Closing the achievement gap : a case study examining the role of the superintendent executive team in improving African American and Hispanic student performance in a Texas school district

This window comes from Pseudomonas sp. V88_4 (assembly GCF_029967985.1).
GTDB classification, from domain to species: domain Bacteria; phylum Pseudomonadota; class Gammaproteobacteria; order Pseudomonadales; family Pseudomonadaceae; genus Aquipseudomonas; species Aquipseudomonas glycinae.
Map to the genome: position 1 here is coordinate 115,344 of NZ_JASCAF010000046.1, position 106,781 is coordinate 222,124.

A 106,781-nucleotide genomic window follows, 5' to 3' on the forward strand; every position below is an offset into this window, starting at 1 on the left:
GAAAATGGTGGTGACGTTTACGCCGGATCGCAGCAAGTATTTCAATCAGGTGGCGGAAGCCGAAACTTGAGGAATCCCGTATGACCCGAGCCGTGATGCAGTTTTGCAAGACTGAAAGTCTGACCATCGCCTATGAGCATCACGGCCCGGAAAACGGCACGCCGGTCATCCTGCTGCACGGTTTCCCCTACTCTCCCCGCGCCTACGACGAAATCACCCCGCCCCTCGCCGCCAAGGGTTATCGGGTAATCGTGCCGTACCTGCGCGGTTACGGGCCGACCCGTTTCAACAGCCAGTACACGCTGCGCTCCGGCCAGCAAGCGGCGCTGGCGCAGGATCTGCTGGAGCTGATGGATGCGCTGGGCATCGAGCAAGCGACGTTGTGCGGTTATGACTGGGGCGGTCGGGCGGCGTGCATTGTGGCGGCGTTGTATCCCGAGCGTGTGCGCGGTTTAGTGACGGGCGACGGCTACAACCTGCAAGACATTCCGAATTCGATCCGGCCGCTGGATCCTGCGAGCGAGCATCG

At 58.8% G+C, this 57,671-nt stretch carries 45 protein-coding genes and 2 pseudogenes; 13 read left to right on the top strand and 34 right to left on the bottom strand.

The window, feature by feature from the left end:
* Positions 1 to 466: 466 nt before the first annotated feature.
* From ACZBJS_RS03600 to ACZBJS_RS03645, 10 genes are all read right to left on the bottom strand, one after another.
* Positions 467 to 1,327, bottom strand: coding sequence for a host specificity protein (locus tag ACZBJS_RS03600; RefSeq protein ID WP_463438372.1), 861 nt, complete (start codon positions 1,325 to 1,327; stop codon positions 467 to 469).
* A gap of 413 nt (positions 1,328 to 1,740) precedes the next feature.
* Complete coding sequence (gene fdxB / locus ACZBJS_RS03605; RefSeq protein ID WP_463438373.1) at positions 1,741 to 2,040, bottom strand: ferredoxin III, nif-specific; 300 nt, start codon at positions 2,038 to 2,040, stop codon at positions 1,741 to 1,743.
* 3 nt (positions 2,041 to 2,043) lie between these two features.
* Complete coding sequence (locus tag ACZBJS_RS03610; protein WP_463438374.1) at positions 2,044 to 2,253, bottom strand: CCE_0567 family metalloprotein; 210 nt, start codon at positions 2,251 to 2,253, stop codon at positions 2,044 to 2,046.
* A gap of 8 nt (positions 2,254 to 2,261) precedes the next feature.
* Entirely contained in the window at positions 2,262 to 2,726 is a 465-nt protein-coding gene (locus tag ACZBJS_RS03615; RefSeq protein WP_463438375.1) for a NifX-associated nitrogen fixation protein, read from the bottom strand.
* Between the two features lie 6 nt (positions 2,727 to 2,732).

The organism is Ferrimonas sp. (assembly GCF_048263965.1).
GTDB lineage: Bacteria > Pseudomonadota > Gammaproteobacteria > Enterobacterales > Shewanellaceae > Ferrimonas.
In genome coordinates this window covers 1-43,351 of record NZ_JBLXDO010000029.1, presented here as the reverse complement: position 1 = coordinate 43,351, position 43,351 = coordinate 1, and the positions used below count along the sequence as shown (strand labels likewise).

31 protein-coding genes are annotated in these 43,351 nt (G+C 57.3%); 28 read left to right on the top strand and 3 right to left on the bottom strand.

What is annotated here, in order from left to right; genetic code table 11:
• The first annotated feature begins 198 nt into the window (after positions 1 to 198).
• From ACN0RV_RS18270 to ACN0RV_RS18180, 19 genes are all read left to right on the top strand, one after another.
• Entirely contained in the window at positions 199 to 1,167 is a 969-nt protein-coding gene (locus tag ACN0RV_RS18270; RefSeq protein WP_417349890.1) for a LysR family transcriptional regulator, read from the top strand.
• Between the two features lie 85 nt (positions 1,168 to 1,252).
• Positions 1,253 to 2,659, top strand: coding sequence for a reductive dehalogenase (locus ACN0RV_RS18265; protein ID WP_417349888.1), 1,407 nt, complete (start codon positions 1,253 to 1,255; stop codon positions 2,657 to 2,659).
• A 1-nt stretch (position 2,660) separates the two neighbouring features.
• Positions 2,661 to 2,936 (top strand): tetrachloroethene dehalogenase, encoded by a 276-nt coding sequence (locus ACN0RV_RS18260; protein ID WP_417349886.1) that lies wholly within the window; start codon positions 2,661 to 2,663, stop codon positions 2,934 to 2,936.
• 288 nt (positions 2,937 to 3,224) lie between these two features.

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The challenge of district-wide reform to accelerate the reduction of achievement gaps is a point of emphasis in the American public school system. Today’s superintendents are expected to focus on enhancing district-wide instruction at both national and state levels, in order to close achievement gaps, particularly for African American and Hispanic students. Superintendent success in creating and sustaining effective instructional frameworks has been the subject of few studies since high stakes testing was introduced in the 1990s. Similarly, research has also focused on district efforts to close achievement gaps (O’Doherty, 2007) and others have examined the role of the superintendent in reducing achievement gaps (Harris, 2014) illustrate the challenges of district-wide reform and introduction of systems, strategies, and tactics these teams use to further narrow achievement disparities with African American and Hispanic students. However, those studies primarily focused on the role and responsibilities of the superintendent’s instructional team and the superintendent’s successful efforts in reducing achievement gaps with diverse youth. Therefore, the purpose of this study was to examine the specific role of the superintendent and this leader’s instructional leadership systems, strategies, and tactics, which might have contributed to the reducing of achievement gaps with African American and Hispanic students. Findings of the study suggest that the superintendent plays a critical role as instructional leader, along with the district leadership team. Findings indicate that the superintendent creates a program evaluation and a student centered belief system, in addition to strategically build relationships and plan and set goals. Finally, the study suggests that the superintendent employs specific tactics such as being visible and accessible, building trust, sharing accountability, and sustaining a culture of high expectations with the intent of ensuring academic success for all students.